North gallery

Changing Exhibits

Railroad Era Pottery: The Tourist Trade Comes to Isleta Pueblo

From the collection of Albert Alvidrez

November 4, 2017 – February 24, 2018
North Gallery 

The establishment of the first of the famous Harvey Houses along the Atchison, Topeka, and Santa Fe Railroad in 1876 opened the American Southwest to a level of tourism that had never been seen before in the region.  Fred Harvey was an innovative restaurateur and marketer who is not only credited with creating the first restaurant chain in the United States, but was also a leader in promoting tourism in the American Southwest in the late 19th century until around 1920.  He further boosted tourism for the Native American Peoples through his organization of excursions to the native villages, creating demand for  pottery and other commodities.  New contacts established during this period had a clear effect on indigenous material culture that would help to shape native identities through pottery into the modern period. 

This exhibit is brought to you from the collection of Albert Alvidrez, the former governor of the Ysleta Del Sur Pueblo and an avid collector of Railroad Era Pottery.  A skilled potter himself, Mr. Alvidrez has been building his collection over the last 25 years.  Join us for a unique look at the transition of Pueblo pottery from utilitarian pieces to pottery that was created for strictly artistic ends.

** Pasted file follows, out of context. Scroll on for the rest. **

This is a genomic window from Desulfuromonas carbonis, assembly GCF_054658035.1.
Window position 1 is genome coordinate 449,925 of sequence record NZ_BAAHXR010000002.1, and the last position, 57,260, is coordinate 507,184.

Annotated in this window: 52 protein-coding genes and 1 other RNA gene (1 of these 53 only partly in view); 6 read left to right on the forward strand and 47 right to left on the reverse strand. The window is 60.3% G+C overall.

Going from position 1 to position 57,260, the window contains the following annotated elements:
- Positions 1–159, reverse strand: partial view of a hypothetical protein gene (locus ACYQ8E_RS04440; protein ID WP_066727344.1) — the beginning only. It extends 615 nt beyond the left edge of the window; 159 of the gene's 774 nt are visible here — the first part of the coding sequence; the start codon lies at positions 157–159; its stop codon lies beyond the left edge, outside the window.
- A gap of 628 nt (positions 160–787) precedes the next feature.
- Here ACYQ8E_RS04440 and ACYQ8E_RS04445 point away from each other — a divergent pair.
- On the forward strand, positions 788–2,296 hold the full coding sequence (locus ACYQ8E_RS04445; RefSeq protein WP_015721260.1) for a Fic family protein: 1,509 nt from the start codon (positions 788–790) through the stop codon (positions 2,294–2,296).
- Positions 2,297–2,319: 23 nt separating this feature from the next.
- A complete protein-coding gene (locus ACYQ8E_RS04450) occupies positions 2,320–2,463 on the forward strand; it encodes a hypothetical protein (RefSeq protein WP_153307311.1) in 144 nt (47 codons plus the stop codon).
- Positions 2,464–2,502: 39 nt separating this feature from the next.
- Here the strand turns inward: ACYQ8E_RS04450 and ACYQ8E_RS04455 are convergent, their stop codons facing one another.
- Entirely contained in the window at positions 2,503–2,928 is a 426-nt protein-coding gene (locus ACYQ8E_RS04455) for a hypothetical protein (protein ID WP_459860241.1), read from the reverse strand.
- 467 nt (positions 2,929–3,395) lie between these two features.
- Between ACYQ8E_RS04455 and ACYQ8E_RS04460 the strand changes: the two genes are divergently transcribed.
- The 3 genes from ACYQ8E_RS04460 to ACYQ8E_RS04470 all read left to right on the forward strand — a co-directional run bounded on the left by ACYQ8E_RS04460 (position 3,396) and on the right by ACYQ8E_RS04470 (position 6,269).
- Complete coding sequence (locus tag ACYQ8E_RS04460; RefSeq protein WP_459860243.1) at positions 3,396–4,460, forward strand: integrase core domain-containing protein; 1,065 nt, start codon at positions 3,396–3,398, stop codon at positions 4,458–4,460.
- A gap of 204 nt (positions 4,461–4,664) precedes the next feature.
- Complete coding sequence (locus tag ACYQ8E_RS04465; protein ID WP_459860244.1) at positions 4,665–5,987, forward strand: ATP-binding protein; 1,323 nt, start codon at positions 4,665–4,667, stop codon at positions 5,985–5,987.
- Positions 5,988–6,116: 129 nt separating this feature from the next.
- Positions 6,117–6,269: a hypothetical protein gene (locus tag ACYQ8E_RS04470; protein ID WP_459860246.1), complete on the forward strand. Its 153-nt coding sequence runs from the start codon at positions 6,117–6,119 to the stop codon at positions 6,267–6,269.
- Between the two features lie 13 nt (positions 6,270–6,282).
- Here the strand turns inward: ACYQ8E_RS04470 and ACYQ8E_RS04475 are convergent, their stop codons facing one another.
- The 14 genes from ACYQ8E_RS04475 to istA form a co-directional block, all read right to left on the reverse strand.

Isleta Pottery Exhibit
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Mis Pensamientos: Visions on Canvas 

The Art of Maria Ibarra, a Rarámuri Descendant

November 4, 2017 – February 24, 2018

The El Paso Museum of Archaeology is pleased to present its first fine arts exhibition with works by Maria Ibarra, a descendant of the Rarámuri (Tarahumara) people. These paintings represent the Rarámuri’s daily life, highlighting their unique culture and identity and their close relationship with their territory, the majestic mountains of southwest Chihuahua, Mexico.

Maria, whose paternal grandfather was Rarámuri, has worked with several art and cultural institutions in the community, including the El Paso Museum of Art. Through her art, she draws attention to the social issues faced by the Rarámuri, sharing her thoughts and giving the Rarámuri a voice to communicate to a wider audience.

Maria Ibarra
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